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The Importance of Emotional Intelligence (EQ)

One of our main goals as parents and caregivers should be to guide the child towards independence. As hard as it is to accept, our little ones will, all too soon, be off and dealing with life’s challenges.

In order for true independence to emerge, kids need to feel confident and in control.

We now know that one of the biggest predictors of a child being successful and happy is their emotional intelligence.

Stephanie Pinto, an Australian based former speech pathologist and certified emotional intelligence coach, says that, simply put, emotional intelligence is “a person’s ability to be aware of their own emotions as well as others’ emotions, and how they can use this information to guide their actions and behaviours in day-to-day life.”

Of particular interest to parents, she notes that “EQ is fast becoming more important than IQ in the classroom.”

Components of Emotional Intelligence

There are five components of EQ.

  1. Self-awareness
  2. Self-regulation
  3. Social Skills
  4. Empathy
  5. Motivation

While all five of these components are crucial to success, the one I want to focus on in this post is the idea of self-regulation.

Self- Control vs. Self-Regulation

We often hear parents talk about self-control, but that isn’t the end all be all when it comes to emotional regulation.

It’s important to understand that self-control is about being able to stop yourself from acting impulsively.

Whereas, self-regulation is about reducing the intensity and the frequency of those impulses allowing you to take appropriate action.

How kids learn self-regulation

Anyone with toddlers knows that kids are not born with this ability. Far from it. Toddlers and preschoolers often show us huge emotions.

They throw themselves on the floor sobbing because you didn’t give them the right color cup, or because you told them they couldn’t eat dog food. The screech and squeal in delight at you blowing a bubble or because they got to stomp in a mud puddle.

So how can we help kids learn to self-regulate when they seem to feel everything so deeply?

Simply by providing them many opportunities to help them identify the emotions they are feeling and give them a chance to practice strategies for coping with those emotions.

Stephanie notes that “Kids who learn and regularly practice self-calming strategies like deep breathing and positive affirmations are well on the road to developing a great level of emotional intelligence.”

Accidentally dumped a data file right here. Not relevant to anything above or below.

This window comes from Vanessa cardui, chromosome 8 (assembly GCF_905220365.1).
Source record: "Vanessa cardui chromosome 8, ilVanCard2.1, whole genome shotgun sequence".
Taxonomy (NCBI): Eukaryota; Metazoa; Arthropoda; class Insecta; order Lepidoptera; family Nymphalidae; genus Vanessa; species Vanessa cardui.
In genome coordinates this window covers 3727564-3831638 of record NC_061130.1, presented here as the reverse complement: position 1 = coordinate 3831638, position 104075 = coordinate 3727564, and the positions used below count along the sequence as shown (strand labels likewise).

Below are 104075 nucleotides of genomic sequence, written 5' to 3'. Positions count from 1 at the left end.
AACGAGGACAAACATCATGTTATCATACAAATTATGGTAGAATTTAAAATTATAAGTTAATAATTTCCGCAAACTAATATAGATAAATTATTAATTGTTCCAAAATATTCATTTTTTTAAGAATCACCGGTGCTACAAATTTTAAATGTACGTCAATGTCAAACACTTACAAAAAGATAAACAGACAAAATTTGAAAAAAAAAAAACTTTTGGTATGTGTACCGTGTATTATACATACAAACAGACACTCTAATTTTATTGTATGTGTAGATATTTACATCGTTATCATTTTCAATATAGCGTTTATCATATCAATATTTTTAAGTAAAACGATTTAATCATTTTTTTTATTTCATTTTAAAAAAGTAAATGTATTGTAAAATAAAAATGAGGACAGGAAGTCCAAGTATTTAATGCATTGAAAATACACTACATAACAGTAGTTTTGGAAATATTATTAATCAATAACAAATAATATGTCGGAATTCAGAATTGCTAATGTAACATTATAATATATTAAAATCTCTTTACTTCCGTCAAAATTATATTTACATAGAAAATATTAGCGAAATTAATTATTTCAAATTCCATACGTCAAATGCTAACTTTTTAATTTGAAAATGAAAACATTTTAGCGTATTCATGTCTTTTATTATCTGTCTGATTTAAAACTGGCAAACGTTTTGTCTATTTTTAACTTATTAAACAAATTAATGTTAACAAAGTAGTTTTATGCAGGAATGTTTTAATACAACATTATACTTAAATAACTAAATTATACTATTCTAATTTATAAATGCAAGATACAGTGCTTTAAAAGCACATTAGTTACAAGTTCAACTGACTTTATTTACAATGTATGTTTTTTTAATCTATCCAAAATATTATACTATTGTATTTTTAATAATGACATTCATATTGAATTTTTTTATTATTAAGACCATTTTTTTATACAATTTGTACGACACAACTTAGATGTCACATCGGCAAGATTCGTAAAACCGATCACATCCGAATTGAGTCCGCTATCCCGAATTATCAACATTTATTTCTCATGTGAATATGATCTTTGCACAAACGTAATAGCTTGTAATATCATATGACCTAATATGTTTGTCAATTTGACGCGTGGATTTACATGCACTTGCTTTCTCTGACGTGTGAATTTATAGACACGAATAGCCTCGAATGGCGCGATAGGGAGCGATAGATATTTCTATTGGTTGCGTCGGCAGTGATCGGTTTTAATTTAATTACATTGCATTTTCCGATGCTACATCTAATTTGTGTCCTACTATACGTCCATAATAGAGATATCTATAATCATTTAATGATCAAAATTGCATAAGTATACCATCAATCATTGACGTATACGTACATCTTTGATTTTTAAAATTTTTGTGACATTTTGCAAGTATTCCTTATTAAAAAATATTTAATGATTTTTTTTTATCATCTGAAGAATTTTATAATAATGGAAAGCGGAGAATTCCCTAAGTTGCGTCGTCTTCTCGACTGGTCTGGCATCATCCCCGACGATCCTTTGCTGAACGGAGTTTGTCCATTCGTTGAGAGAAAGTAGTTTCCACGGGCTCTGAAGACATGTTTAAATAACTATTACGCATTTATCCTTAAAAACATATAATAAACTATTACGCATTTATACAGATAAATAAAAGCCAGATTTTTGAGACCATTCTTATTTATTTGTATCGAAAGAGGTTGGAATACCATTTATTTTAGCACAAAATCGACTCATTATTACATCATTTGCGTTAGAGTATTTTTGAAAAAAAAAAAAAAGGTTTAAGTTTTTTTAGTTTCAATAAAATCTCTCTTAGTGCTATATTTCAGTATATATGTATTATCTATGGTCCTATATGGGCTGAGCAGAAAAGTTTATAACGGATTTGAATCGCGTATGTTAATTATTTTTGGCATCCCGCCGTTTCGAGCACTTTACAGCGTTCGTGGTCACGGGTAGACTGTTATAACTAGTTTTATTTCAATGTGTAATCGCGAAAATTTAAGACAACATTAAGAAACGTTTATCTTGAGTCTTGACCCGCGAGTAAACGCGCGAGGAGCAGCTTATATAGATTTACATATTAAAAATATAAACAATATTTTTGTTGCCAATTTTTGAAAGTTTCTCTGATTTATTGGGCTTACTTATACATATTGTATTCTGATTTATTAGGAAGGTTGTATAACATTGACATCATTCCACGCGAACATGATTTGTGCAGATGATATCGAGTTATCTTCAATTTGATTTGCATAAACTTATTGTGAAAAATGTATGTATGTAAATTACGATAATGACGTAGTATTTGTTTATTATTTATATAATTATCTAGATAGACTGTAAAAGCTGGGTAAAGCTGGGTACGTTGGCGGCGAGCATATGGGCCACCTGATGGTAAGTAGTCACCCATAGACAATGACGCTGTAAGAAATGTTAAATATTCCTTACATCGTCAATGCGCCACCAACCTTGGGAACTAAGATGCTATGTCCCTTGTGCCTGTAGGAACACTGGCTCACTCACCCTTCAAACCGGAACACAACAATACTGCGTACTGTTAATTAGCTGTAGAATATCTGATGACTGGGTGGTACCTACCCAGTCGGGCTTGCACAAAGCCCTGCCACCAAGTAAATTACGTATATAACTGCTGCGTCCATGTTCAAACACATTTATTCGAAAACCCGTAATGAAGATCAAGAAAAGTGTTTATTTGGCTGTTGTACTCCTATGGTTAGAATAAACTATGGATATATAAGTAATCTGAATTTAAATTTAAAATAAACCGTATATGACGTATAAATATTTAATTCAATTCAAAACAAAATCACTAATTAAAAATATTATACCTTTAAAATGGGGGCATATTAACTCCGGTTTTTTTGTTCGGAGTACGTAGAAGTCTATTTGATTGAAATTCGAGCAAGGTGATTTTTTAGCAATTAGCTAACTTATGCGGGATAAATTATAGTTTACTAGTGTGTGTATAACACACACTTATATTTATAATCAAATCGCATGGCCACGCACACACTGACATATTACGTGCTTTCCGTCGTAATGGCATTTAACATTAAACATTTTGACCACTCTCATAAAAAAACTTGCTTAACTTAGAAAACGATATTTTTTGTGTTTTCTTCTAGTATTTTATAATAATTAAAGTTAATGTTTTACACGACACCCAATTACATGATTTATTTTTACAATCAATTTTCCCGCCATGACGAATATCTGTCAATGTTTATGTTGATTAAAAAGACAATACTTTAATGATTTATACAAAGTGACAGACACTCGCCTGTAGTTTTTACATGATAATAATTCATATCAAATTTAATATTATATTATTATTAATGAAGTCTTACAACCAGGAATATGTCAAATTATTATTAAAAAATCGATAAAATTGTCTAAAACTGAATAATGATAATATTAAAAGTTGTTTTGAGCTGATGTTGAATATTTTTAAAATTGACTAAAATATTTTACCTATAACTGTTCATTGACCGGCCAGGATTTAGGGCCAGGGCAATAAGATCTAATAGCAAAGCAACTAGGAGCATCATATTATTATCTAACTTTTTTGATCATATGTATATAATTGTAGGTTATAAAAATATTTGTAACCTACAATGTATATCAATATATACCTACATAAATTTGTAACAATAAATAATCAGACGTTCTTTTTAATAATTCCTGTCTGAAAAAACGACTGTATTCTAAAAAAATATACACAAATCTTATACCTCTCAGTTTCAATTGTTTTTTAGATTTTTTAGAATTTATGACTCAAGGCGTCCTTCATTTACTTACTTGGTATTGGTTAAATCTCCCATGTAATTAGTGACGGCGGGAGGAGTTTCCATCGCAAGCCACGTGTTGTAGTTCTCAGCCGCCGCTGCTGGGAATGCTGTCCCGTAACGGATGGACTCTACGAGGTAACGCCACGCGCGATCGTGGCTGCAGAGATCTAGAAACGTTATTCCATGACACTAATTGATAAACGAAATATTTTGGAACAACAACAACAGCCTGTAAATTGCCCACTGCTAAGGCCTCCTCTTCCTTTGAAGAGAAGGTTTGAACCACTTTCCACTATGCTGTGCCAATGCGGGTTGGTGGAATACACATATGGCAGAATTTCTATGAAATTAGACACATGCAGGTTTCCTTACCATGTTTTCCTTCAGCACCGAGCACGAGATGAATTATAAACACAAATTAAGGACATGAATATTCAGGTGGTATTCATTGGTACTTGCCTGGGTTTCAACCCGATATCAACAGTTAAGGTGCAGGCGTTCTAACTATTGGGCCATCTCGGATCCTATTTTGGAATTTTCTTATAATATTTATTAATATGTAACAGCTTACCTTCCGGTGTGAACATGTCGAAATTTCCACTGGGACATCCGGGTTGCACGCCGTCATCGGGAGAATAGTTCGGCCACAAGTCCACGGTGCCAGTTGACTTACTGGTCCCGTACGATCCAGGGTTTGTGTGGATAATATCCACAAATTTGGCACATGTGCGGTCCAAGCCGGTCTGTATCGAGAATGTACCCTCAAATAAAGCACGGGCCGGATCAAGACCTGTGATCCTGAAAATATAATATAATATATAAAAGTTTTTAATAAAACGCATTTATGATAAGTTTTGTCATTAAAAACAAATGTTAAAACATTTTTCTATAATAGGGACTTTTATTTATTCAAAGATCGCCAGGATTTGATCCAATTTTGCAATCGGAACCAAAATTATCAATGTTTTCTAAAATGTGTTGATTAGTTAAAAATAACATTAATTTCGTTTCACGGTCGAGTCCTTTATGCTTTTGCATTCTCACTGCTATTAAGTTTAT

Developing EQ in Kids

Here are some specific ways we can help children develop a strong EQ.

  • Openly talk about our own emotions and model self-regulation.
  • Read books that directly talk about different emotions (Check out The Color Monster, B is for Breathe, or The Way I Feel).
  • Encourage your child to identify the emotion they feel, or identify it for them if they are too young.
  • Create a space for them that is specifically dedicated to helping them calm down. You can read more about this type of space here.
  • Pick a self-calming strategies to try–deep breathing is a great one for kids–they can use a finger to slowly trace their thumb, going up one side as they breathe in and down the other side as they breathe out. Then they can trace their other fingers using the same method.

The role of play in developing self-regulation

It comes back to play, as it so often does.

Twentieth century Russian developmental psychologist Lev Vygotsky famously discussed the role of play in the development of self-regulation.

He explains that in dramatic play or make believe play, children create imaginary roles and then act out those roles. Often times, these roles are of adults–Doctors, Firefighters, Superheros, a Mom caring for a baby. Within this role play, children must act specific to this role and work to inhibit behaviors that do not align with their role. This takes emotional regulation.

The research also shows us that kids are able to better regulate their behaviors if given a play task; being asked to be a lookout vs just asking them to stand and wait.

Parents can capitalize on this by turning directions into “play tasks” and by providing plenty of opportunities for children to engage in pretend play.